Monday, September 24, 2012

Someone really new won me something really old


I don't keep up on the current major league baseball scene as much as I should. There are fantasy geeks and seamheads and stadium junkies. And then there's me -- a lover of baseball who tries to keep pace in a crazy, modern world, but knows it's impossible to memorize the No. 4 starter for the Oakland A's.

When I get a chance to review the league leaders -- which happens about, oh, once a month (I remember when it used to happen once a day) -- I am perpetually amazed by who is in the top 10. Josh Willingham has 35 homers? Paul Goldschmidt has 42 doubles? Marco Scutaro has 180 hits?

Fans of the teams who field those players may chortle, but it's a damn, fine feat that I even know who they are given what blows up on a daily basis around here. Mostly what I do is try to grab a few names as I rush out the door, hoping that they'll stick in my brain.

Like Jurickson Profar. That name stuck. And I'm lucky it did. Because Matthew at Number 5 Type Collection was asking for distinctive names of up-and-comers in a contest. And, lucky me, the non-fantasy geek, non-seamhead, non-rookie hound, I knew that Profar was both distinctively named and an up-and-comer.

Thanks to Jurickson, I now own three super old-timey cards. The players are less distinctively named and definitely not up-and-comers, but I'd much rather have those guys than any jazzy rookie.


I mean how can you shrug off a 1961 Post card of John Roseboro? Sure he's long gone from this world, but he did win three World Series before he left us. None of those wacky-named newbies can say that.


Here's another '61 Post of Ed Roebuck, also a postseason veteran, who's still around to shake his head -- if he's the head-shaking type -- when a guy named Jurickson steps up to the plate.


I almost shook my head at this card, until I realized what it was.

It's a 1939 Play Ball card. I own three cards from the 1930s and all of them came from Matt. Sure, it's a New York Giant, but outside of stealing signs in a certain famous playoff game in '51, the N.Y. Giants don't bother me as much as the San Francisco kind, with their gourmet coffee-clutching fans.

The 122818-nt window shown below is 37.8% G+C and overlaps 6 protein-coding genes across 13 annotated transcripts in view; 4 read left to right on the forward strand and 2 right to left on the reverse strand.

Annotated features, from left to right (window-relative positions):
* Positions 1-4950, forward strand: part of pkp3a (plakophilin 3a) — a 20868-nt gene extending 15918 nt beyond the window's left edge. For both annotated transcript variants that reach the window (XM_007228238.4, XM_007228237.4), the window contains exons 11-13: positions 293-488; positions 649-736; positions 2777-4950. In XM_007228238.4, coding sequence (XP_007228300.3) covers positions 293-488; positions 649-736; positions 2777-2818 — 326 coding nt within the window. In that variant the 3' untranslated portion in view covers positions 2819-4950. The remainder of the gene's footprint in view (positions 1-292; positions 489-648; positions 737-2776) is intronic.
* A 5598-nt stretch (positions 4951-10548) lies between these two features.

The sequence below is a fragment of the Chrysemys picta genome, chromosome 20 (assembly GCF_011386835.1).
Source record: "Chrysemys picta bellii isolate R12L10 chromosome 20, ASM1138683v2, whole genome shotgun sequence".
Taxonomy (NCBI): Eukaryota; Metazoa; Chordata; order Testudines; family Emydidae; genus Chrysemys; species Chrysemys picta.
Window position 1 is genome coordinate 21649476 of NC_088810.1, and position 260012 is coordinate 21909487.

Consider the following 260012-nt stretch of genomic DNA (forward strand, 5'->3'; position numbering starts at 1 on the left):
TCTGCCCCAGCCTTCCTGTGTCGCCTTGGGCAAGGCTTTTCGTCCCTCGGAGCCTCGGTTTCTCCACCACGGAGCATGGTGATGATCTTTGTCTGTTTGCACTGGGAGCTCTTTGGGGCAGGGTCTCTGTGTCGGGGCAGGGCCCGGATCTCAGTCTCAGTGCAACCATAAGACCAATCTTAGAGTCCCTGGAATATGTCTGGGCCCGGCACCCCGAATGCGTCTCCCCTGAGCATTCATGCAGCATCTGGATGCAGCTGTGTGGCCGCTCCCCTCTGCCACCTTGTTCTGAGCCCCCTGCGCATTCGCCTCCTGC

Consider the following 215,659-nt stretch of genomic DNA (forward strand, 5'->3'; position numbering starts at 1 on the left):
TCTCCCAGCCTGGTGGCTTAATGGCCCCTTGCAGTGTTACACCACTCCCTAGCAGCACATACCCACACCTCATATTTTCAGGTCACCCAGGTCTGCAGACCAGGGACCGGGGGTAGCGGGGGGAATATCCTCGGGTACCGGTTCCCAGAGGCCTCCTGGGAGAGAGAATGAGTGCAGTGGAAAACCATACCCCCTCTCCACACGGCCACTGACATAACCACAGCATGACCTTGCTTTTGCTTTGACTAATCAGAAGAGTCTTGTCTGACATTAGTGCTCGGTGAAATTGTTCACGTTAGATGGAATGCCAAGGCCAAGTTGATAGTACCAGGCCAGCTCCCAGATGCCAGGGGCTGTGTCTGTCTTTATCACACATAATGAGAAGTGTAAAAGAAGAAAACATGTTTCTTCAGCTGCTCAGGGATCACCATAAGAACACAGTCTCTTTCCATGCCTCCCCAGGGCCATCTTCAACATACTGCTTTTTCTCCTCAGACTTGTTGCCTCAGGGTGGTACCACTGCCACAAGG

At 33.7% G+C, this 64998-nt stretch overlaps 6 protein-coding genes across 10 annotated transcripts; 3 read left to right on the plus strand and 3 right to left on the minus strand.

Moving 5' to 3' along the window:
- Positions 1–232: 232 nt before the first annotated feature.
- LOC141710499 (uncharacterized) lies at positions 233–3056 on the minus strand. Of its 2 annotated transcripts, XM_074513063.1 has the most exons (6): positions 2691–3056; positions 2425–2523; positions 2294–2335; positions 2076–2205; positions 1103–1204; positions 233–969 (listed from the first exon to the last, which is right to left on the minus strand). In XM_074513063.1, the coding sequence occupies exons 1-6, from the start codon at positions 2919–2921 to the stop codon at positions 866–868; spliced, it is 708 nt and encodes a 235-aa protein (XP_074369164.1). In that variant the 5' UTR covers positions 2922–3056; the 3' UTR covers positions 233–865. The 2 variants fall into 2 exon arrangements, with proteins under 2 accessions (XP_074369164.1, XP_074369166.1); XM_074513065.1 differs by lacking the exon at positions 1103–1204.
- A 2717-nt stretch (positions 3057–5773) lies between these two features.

Besides, take a look at the back:


James "Jimmy" Ripple (now, there's a nice name for ya) was actually a Brooklyn Dodger! Someone updated the card themselves. No need for an Update set!

Ripple was traded from the Giants to the Dodgers in the middle of the 1939 season. Ripple went on to have the best few months of his career, hitting .330 to close out the '39 season, which probably prompted some fan to obliterate the New York Giants name and write, "he's OUR Brooklyn Dodger, dammit!"

And that's how someone really new won me something really old.

Thanks to Matt and Jurickson.

Proof that I've got to do better at following current ballplayers.

How are the scientists doing on finding a 25th hour in the day?

10 comments:

  1. Marco Scutaro has 180 hits? I hope Boston is happy with Mike Aviles.

    ReplyDelete
  2. nice haul. i wish i had typed in profar's name instead of brian omogrosso.

    ReplyDelete
  3. digging that 'play ball' card.

    very nice.

    ReplyDelete
  4. Now you've got me anxious for my Mets cards to arrive from that contest.

    ReplyDelete
  5. So does your previously mentioned need to "fix" cards like the last one go away when it's changing the team from Giants to Dodgers :) ? Seems like a good exception to the rule...

    ReplyDelete
  6. Once again, Jurickson Profar saves the world.

    ReplyDelete
  7. @lifetimetopps ~

    Yes, this is definitely an exception to the rule. (But I doubt it's going in a Dodger binder!)

    ReplyDelete
  8. Glad you enjoyed Mr. Ripple! Those old-school "update" cards always get a chuckle out of me.

    ReplyDelete
  9. Stealing signs is part of the game. I pride my skills in stealing signs - it's a game.

    ReplyDelete
  10. Not when you have to hear "The Giants win the pennant" for the rest of time. Then it's completely unacceptable.

    ReplyDelete